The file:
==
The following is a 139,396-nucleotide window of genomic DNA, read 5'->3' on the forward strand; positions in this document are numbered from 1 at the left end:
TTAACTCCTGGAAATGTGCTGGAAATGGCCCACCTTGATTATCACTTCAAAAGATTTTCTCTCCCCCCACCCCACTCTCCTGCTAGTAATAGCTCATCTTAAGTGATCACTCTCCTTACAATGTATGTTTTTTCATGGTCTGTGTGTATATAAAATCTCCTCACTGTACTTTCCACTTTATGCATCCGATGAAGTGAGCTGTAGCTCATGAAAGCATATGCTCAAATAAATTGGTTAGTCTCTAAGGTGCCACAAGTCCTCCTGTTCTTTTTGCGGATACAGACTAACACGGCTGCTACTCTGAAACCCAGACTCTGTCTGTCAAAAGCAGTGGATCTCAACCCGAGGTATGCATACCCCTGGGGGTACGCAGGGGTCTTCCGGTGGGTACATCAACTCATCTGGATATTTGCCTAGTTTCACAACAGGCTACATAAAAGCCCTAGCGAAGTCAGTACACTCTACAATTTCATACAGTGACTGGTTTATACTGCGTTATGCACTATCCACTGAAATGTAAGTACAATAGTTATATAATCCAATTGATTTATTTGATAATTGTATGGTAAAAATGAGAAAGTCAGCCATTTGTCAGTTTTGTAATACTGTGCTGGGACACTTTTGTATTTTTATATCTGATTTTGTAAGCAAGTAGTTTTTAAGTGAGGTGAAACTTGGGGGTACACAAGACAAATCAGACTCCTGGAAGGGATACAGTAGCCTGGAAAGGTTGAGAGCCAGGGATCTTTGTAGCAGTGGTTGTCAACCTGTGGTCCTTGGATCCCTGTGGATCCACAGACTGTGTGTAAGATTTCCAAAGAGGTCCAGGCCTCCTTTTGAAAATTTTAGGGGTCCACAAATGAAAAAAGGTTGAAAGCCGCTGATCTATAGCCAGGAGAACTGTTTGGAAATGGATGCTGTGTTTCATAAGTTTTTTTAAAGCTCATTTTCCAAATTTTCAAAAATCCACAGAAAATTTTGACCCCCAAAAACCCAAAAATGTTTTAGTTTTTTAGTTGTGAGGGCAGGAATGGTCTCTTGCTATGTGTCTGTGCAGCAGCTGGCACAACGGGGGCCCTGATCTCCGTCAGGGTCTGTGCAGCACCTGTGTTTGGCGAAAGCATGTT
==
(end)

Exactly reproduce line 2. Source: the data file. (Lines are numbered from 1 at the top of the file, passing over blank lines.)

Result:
TTAACTCCTGGAAATGTGCTGGAAATGGCCCACCTTGATTATCACTTCAAAAGATTTTCTCTCCCCCCACCCCACTCTCCTGCTAGTAATAGCTCATCTTAAGTGATCACTCTCCTTACAATGTATGTTTTTTCATGGTCTGTGTGTATATAAAATCTCCTCACTGTACTTTCCACTTTATGCATCCGATGAAGTGAGCTGTAGCTCATGAAAGCATATGCTCAAATAAATTGGTTAGTCTCTAAGGTGCCACAAGTCCTCCTGTTCTTTTTGCGGATACAGACTAACACGGCTGCTACTCTGAAACCCAGACTCTGTCTGTCAAAAGCAGTGGATCTCAACCCGAGGTATGCATACCCCTGGGGGTACGCAGGGGTCTTCCGGTGGGTACATCAACTCATCTGGATATTTGCCTAGTTTCACAACAGGCTACATAAAAGCCCTAGCGAAGTCAGTACACTCTACAATTTCATACAGTGACTGGTTTATACTGCGTTATGCACTATCCACTGAAATGTAAGTACAATAGTTATATAATCCAATTGATTTATTTGATAATTGTATGGTAAAAATGAGAAAGTCAGCCATTTGTCAGTTTTGTAATACTGTGCTGGGACACTTTTGTATTTTTATATCTGATTTTGTAAGCAAGTAGTTTTTAAGTGAGGTGAAACTTGGGGGTACACAAGACAAATCAGACTCCTGGAAGGGATACAGTAGCCTGGAAAGGTTGAGAGCCAGGGATCTTTGTAGCAGTGGTTGTCAACCTGTGGTCCTTGGATCCCTGTGGATCCACAGACTGTGTGTAAGATTTCCAAAGAGGTCCAGGCCTCCTTTTGAAAATTTTAGGGGTCCACAAATGAAAAAAGGTTGAAAGCCGCTGATCTATAGCCAGGAGAACTGTTTGGAAATGGATGCTGTGTTTCATAAGTTTTTTTAAAGCTCATTTTCCAAATTTTCAAAAATCCACAGAAAATTTTGACCCCCAAAAACCCAAAAATGTTTTAGTTTTTTAGTTGTGAGGGCAGGAATGGTCTCTTGCTATGTGTCTGTGCAGCAGCTGGCACAACGGGGGCCCTGATCTCCGTCAGGGTCTGTGCAGCACCTGTGTTTGGCGAAAGCATGTT